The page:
With an abundance of recent research identifying new heart disease risk factors, many people forget that one of the most consistent and longstanding indicators of heart attack risk is low-density lipoprotein (LDL) cholesterol. Most physicians would be pleased if their patients maintained LDL levels of 100 mg/dL or below.

Newest finding: According to the Treating to New Targets study, a five-year international survey of 10,000 adults who had high cholesterol, LDL levels that are even lower than 100 mg/dL may be better. All of the participants in this study received the cholesterol-lowering medication atorvastatin (Lipitor) daily-half took just the minimum dose of 10 mg and the other half took the maximum dose of 80 mg.

The participants who took the low dose reduced their LDL cholesterol levels to a respectable 100 mg/dL, on average. Those who took the higher dose cut their LDL number to 77 mg/dL

The difference in these numbers had important implications. People in the higher-dose group had a 22% lower risk of heart attack than those in the low-dose group.

As with all medications, atorvastatin and other cholesterol-lowering statins can cause side effects, such as muscle aches and potentially harmful increases in liver enzymes. Because there was a higher incidence of these side effects in the people who were taking the maximum dose, more research is needed before high doses are routinely prescribed.

Pacemaker For Heart Failure

Every year 550,000 Americans are diagnosed with congestive heart failure, meaning that the heart is not pumping effectively due to coronary artery disease, damage from a heart attack, high blood pressure or other factors.

As a result, the cells of the body may not receive enough oxygen, which can cause fatigue, shortness of breath, difficulty walking, reduced kidney function and even death.

In most people, the heart's pumping chambers contract in synchrony, allowing the heart to beat steadily and pump blood throughout the body.

Approximately 25% of heart failure patients have cardiac dyssynchrony, a problem with the synchronization of this pumping function. This means that some portion of the heart muscle is contracting later than the others, leading to a weaker pumping action.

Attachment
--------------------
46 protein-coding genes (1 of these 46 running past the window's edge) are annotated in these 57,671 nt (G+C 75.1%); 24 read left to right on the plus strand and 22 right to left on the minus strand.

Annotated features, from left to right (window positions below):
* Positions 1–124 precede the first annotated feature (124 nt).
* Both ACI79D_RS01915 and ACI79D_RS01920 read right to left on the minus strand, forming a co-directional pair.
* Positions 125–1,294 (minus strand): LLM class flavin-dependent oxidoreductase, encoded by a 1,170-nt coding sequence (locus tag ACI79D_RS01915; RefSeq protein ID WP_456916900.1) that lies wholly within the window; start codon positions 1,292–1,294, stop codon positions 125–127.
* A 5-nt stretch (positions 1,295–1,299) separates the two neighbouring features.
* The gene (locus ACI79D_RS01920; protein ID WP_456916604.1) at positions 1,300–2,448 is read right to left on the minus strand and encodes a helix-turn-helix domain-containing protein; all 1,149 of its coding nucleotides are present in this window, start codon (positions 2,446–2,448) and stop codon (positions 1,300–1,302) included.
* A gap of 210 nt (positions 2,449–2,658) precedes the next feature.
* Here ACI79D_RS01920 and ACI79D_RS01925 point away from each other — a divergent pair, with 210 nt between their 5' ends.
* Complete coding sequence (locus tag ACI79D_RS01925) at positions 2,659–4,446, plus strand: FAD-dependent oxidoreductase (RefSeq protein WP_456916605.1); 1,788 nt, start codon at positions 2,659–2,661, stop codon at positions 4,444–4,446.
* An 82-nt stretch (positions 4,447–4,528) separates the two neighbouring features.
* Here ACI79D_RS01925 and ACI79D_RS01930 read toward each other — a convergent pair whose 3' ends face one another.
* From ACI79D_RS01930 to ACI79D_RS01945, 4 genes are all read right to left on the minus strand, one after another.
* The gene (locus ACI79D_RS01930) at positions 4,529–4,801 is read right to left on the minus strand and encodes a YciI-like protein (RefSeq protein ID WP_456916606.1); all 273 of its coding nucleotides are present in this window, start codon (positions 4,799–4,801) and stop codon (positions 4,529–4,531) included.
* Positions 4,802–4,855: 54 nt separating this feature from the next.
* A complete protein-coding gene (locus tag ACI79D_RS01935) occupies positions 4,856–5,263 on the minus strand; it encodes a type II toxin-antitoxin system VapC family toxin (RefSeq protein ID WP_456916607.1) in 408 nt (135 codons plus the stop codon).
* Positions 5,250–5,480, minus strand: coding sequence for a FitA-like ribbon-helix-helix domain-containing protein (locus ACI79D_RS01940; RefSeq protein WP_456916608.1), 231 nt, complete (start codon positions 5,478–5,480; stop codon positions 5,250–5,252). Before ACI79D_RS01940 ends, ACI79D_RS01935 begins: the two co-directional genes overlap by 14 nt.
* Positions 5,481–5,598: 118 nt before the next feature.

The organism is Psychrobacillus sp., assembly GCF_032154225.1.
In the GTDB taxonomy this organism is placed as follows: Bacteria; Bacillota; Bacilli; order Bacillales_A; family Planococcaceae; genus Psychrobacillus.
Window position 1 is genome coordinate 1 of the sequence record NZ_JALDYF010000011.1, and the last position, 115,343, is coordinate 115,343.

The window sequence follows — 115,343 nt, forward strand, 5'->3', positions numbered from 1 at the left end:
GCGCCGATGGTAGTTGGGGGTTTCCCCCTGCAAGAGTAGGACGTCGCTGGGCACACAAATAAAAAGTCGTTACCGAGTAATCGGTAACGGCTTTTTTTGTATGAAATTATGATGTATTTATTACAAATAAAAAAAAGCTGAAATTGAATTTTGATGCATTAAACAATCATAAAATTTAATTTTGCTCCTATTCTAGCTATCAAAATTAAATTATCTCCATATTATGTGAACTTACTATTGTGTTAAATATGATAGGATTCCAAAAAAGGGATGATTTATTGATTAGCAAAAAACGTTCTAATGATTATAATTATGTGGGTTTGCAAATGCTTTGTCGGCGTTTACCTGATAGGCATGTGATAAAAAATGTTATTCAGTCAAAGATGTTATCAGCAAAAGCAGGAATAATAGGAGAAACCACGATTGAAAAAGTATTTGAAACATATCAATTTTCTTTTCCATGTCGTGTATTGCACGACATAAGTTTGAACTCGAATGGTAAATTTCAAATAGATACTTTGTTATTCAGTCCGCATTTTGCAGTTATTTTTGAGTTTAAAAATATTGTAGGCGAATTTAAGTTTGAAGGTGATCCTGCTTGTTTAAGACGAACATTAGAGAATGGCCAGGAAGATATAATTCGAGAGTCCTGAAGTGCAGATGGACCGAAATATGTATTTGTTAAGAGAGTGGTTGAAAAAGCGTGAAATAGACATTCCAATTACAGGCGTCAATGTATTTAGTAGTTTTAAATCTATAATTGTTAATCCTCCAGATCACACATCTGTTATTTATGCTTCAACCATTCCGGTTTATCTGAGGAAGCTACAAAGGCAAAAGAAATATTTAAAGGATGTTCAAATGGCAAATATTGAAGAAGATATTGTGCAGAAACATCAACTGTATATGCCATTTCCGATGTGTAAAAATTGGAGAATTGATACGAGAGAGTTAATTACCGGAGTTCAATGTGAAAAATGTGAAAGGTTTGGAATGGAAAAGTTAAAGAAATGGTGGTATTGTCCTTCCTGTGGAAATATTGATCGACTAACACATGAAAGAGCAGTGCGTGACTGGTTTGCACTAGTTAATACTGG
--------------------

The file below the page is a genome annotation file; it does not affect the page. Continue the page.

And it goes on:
Newest finding: The international Cardiac Resynchronization-Heart Failure (CARE-HF) study compared treatment options for heart failure patients who had synchronization problems.

These patients were randomly assigned to receive either standard drug therapy or standard drug therapy plus a pacemaker that had two electrical vri1ss-6ns in the right ventricle and one in the left ventricle. This type of biventricular pacemaker helps restore the heart's normal beating rhythm.

Results showed that biventricular pacemakers, used in conjunction with standard drug therapy, dramatically improved quality of life and longevity. People in the pacemaker group were 37% less likely to die or have an unplanned hospitalization due to a heart problem than the drug-only group.

Based on these findings, researchers estimate that for every nine pacemakers that are implanted in heart failure patients who have synchronization problems, one death and three hospitalizations for major cardiovascular events will be prevented.

Because biventricular pacemakers are implanted during a surgical procedure, infection is a possible-but rare-associated risk.

If you have this condition, ask your cardiologist if a biventricular pacemaker is right for you